Located in the Gessi di Brisighella, the Parco del Carnè, is one of the most beautiful areas of the Vena del Gesso Romagnola. Established in 1971, by the Province of Ravenna and the Municipalities of Faenza and Brisighella, it covers about 43 hectares, 26 of which are public property and 17 are rented. The landscape is karstic and of great naturalistic interest, enlivened by a succession of grassy dolines alternated with thickets and crags. The “Catino di Pilato” dolines at the foot of Monte Rontana, the twin dolines in the Abisso Faenza and the small dolina known as “Dolina del Gufo” are worthy of mention. Among the tree species present are various maples, rowan, wild ciavardello, wild cherry, chestnut, elm and wild oaks and wild lime and ash. In spring, there are the splendid blooms of the protected species such as the dente di cane and the orchids, moreover, in the cooler and damper microenvironments the fern called ‘lingua cervina’ grows.
The variety of fauna is very diverse; in the park is home to oak mice, hedgehogs, moles, squirrels, dormice, foxes, roe deer, wild boars, beech and weasels, badgers and polecats, porcupines and bats (present in at least seven different species) that find in the caves a safe shelter for hibernation and daytime rest. The park is also rich in avifauna, including the rare sparrow-hawk, nesting here, the golden oriole, the white luì, the red-robin and the green woodpecker.
The hoopoe and the sea jay can also be found here. The sparrow-hawk and buzzard complete the list of birds.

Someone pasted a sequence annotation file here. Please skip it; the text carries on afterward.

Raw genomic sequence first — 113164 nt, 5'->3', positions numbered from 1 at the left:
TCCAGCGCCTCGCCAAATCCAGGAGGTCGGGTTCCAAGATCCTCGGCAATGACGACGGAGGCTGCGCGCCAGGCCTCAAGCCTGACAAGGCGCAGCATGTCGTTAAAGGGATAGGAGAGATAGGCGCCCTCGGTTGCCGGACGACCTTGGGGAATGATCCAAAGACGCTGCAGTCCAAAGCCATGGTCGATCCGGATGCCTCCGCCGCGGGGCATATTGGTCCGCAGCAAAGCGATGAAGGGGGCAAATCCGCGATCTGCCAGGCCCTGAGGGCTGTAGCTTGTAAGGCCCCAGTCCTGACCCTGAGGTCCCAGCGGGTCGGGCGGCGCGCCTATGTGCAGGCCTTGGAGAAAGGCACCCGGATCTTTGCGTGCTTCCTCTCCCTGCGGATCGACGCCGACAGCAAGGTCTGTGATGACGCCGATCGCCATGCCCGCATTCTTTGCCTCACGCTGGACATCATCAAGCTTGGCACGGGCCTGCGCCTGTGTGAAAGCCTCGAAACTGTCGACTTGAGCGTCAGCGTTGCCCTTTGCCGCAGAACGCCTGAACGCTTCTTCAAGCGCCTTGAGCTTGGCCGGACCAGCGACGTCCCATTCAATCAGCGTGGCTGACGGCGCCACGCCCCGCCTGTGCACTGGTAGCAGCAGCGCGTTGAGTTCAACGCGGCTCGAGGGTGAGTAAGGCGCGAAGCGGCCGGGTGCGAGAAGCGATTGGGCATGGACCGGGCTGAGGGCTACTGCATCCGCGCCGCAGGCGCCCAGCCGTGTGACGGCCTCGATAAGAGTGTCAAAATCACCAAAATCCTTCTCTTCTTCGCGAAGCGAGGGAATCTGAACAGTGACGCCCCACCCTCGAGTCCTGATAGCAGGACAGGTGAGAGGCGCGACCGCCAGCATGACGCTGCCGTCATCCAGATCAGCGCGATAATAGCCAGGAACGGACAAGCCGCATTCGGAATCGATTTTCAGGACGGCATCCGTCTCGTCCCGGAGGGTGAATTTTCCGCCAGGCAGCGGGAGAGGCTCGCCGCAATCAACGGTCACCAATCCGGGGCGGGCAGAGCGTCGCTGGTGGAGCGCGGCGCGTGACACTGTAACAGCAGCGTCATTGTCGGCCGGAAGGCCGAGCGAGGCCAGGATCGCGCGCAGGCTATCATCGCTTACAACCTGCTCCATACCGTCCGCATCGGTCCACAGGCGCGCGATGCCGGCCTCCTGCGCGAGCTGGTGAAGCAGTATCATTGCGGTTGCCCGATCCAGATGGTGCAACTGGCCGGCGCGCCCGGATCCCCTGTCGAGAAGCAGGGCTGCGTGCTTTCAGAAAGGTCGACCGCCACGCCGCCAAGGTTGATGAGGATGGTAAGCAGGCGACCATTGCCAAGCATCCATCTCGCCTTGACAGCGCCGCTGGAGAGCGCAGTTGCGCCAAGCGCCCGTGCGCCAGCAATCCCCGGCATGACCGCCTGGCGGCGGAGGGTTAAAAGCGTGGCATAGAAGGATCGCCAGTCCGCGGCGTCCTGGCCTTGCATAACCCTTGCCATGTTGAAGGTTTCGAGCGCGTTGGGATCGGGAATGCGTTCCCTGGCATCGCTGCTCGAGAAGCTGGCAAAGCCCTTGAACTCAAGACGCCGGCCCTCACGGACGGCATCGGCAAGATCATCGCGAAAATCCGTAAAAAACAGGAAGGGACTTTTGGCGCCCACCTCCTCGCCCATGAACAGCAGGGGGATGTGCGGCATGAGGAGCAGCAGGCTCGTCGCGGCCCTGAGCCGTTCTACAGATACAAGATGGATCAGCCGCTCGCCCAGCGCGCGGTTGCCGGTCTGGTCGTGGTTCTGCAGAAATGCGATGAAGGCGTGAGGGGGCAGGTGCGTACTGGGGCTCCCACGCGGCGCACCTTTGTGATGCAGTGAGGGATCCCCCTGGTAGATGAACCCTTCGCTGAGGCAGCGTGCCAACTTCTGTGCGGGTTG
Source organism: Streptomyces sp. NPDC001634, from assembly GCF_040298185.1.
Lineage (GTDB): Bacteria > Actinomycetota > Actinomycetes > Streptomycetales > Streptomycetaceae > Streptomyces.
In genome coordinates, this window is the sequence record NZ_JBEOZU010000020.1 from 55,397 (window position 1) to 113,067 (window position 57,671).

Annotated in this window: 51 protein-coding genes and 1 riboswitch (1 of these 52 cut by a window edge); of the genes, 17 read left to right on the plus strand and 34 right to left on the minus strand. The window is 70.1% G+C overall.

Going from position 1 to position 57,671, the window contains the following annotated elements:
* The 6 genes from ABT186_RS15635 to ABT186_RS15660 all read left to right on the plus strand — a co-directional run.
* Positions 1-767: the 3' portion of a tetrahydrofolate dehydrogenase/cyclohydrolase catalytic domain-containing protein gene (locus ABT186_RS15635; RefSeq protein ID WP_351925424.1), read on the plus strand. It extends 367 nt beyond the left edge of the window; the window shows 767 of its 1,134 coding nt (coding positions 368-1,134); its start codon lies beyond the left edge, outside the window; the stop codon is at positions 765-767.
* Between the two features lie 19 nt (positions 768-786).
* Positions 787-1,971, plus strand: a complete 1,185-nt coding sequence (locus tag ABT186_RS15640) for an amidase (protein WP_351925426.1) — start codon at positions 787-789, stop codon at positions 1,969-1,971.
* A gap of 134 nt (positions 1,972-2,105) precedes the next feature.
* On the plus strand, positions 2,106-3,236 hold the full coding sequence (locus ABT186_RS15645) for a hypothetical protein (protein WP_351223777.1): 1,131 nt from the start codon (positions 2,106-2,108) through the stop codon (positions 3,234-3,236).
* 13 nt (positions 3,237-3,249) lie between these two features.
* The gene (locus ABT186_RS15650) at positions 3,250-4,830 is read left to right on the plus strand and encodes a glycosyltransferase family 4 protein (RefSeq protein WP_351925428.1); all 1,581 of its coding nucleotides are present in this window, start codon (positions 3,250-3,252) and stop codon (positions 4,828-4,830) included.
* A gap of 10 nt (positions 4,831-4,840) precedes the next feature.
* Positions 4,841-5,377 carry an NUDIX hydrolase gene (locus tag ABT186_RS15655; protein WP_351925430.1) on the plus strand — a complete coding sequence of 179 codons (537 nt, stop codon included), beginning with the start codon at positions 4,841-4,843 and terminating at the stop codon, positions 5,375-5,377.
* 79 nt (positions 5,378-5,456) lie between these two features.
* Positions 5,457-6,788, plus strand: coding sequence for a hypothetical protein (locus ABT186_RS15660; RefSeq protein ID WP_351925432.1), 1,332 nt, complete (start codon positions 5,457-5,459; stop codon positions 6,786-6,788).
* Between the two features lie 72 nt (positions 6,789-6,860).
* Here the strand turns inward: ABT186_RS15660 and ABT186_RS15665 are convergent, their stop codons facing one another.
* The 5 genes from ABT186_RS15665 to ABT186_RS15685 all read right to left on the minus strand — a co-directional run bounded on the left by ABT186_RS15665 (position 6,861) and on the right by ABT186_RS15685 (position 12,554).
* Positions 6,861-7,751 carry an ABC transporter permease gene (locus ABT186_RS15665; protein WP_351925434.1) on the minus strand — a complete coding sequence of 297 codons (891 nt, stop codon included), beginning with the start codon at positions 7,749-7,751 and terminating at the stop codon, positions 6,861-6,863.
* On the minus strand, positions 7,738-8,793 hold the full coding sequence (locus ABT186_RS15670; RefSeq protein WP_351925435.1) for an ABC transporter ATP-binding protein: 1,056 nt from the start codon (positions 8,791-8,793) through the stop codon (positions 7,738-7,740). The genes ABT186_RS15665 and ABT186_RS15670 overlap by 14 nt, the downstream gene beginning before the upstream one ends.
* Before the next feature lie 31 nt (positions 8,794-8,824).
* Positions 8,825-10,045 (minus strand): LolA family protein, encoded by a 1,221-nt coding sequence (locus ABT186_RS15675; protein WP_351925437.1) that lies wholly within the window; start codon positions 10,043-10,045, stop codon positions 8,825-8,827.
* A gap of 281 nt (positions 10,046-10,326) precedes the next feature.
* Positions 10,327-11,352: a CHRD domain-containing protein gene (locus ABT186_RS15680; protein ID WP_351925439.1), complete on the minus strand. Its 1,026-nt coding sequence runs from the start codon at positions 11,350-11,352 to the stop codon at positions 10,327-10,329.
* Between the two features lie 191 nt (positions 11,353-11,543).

Throughout the summer and up to autumn, the Parco Carnè hosts a series of interesting events suitable for an audience of all ages, from children to grandparents.
A few kilometers from the Park, along the road that leads to Riolo Terme, there is the entrance to the Tanaccia Cave, one of the most beautiful and well-known caves of the entire Vena del Gesso romagnola. Archaeological excavations carried out at the vast entrance, have brought to light numerous traces of prehistoric people: remains of pottery, weapons, ornaments, etc. More than a dwelling, it was perhaps used as a burial place or sacred rites from the Enolithic up to the late Bronze Age. The route of the cave is developed horizontally, for a length of about 500 meters. The first section is relatively simple, it runs almost entirely upright going up the course of a small stream and comes out in the sand room.
A subsequent narrow passage with walls magnificently carved by erosion leads to the second room called “del ferro di cavallo (the horseshoe).” Finally, a stretch to cover on all fours, in a streambed that widens considerably at this point, leads to the last visitable hall, called “del guano”, which owes its name to the enormous quantities of this deposit due to the presence of numerous colonies of bats, still habitual cave goers.